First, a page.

And the 30th-happiest city in Canada is … Mississauga
Published May 5, 2023 at 5:14 pm
It’s one of those measures that leaves the recipient not quite sure what to do with the ranking received.
“Hey, Mississauga, you just got voted among the happiest cities in all of Canada!”
“Really?” replies the Mississauga couple doing Saturday groceries, or the lawyer grabbing a quick, mid-day bite to eat in the downtown core of Canada’s seventh-largest city.
Well, not really. Okay, kind of really. Actually, we’re not sure.
Mississauga hasn’t really been chosen as one of the “happiest, happiest” cities on a list of the 100 Happiest Cities in Canada released yesterday (May 4) by Saskatoon-based real estate company Point2 Homes.
It placed 30th on the list, which was topped by a handful of communities close by Mississauga–Caledon (No. 1), Milton (No. 2), Halton Hills (No. 3), Clarington (somewhere east of Toronto and Oshawa, but not quite as far as Cobourg, No. 4) and Burlington (No. 5).
A couple of places in Quebec took spots No. 6 and 9 while Oakville came in at No. 7, North Vancouver No. 8 and Aurora (yes, that’s in Ontario) placed 10th.
Among a number of other spots deemed happier than Mississauga–the sprawling “suburb” to the west of Toronto can be somewhat grumpy before it has its morning coffee or two–are Newmarket (No. 14), Vaughan (that city north of Toronto, No. 15), Ajax and Whitby (aren’t they the same place? Nos. 17 and 19, respectively), Langley, B.C. (okay, that sounds like a beautiful, happy place, No. 21), Brampton (Brampton? Seriously? No. 22), Delta, B.C. (see Langley reference above, No. 24), Mirabel, Quebec (No. 25), Ottawa (as happy as people can be when it’s minus 15 Celsius in May, No. 26), Quebec City (fine, lots of European-style charm and atmosphere, No. 28) and Pickering (see Brampton reference above, No. 29).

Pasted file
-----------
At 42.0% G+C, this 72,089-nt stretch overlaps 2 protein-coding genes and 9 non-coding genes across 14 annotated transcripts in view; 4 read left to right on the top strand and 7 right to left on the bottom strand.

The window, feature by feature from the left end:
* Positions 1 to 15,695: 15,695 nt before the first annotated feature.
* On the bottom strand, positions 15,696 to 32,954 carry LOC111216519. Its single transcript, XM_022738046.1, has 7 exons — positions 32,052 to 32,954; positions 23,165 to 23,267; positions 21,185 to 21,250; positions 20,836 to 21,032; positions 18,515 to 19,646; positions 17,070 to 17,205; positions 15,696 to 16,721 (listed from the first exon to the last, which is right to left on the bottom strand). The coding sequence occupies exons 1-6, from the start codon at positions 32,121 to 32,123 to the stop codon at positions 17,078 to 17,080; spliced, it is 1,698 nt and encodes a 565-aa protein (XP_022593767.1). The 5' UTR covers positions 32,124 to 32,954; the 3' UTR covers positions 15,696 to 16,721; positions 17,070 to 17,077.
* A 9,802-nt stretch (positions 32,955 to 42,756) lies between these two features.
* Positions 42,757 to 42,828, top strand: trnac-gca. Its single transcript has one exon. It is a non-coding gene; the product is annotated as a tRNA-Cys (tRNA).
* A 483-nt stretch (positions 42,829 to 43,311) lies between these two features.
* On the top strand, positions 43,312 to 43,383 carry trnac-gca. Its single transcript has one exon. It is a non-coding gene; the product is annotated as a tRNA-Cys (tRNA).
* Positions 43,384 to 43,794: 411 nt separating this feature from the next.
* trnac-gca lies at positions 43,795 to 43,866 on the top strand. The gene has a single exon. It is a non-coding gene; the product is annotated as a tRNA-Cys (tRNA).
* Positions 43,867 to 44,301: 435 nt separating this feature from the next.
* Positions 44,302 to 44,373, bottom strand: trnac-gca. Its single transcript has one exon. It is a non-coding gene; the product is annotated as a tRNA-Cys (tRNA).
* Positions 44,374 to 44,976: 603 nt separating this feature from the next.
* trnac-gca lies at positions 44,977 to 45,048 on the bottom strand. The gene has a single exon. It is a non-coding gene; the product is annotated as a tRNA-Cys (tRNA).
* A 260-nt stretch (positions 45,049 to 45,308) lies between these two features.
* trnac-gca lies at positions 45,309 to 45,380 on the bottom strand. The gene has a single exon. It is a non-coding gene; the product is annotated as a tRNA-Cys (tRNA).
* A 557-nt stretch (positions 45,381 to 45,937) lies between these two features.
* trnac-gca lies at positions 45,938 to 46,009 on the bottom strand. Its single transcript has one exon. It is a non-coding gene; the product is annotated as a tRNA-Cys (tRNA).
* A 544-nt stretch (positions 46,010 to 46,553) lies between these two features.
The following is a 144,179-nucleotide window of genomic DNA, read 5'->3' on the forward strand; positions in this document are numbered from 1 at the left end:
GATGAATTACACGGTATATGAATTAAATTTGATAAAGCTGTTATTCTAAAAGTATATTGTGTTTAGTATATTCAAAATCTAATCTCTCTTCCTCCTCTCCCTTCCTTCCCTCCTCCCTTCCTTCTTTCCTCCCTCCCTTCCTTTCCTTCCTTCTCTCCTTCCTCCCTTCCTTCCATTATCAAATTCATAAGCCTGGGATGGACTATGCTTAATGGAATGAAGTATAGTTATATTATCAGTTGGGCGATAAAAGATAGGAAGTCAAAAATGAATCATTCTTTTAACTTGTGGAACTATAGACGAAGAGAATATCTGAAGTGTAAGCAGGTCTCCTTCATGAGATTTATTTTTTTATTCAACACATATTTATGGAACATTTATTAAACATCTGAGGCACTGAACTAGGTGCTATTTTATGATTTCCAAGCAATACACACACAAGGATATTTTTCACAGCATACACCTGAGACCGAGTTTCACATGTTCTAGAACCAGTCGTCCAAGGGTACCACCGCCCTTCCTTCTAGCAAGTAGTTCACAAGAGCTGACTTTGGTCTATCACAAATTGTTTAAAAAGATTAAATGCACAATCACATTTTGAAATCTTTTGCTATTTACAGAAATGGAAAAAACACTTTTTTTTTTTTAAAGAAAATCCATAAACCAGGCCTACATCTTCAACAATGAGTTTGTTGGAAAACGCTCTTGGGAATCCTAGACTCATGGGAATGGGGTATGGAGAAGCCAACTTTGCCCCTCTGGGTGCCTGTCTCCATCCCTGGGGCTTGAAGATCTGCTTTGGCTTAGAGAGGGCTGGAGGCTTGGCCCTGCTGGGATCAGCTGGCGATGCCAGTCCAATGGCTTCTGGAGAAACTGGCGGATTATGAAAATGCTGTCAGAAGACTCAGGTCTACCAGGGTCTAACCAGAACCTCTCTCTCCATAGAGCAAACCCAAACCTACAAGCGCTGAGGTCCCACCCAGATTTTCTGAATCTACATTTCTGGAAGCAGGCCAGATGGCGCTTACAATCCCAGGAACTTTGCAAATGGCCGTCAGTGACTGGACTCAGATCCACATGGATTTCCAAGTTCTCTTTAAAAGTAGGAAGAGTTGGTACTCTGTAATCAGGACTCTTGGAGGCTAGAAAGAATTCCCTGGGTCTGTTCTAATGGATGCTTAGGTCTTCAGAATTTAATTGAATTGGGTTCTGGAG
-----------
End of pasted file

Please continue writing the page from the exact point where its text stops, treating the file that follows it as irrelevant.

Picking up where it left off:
Who wouldn’t be happy taking a summertime stroll around the beautiful waterfront community of Port Credit in Mississauga?
And then comes the kind-of-happy, maybe cheery, sometimes moody, but always ready for a fight–especially when Hurricane Hazel was at the helm for 35 years–Mississauga.
Perhaps we’re being a bit hard on Mississauga and its mood, or the collective disposition of its residents. After all, 70 towns and cities finished below it on the Top 100 list.
Notable spots considered not as cheery as Mississauga, and some just not at all happy, include St. John’s, Newfoundland (No. 37), Maple Ridge, B.C. (home of Baseball Hall of Fame class of 2020 member Larry Walker, No. 41), Richmond Hill (No. 43), Regina (the CFL’s Roughriders might be a bit likeable, No. 44), Calgary (No. 51), Hamilton (No. 61), Vancouver (No. 67), Toronto (No. 72), Kingston (No. 75), Niagara Falls (No. 83), Montreal (No. 86), St. Catharines (No. 87), Edmonton (No. 88), Windsor (No. 98), North Bay (No. 99) and London (No. 100).
Analysts behind the 100 Happiest Cities in Canada list determined the “happiest cities” by studying 30 happiness-related metrics, including median after-tax income, poverty rate, perceived health and a sense of belonging, as well as practical factors such as commute time, rainfall and air quality.
Caledon emerged as the happiest overall city in Canada, with a happiness index of 67 out of 100.insauga's Editorial Standards and Policies advertising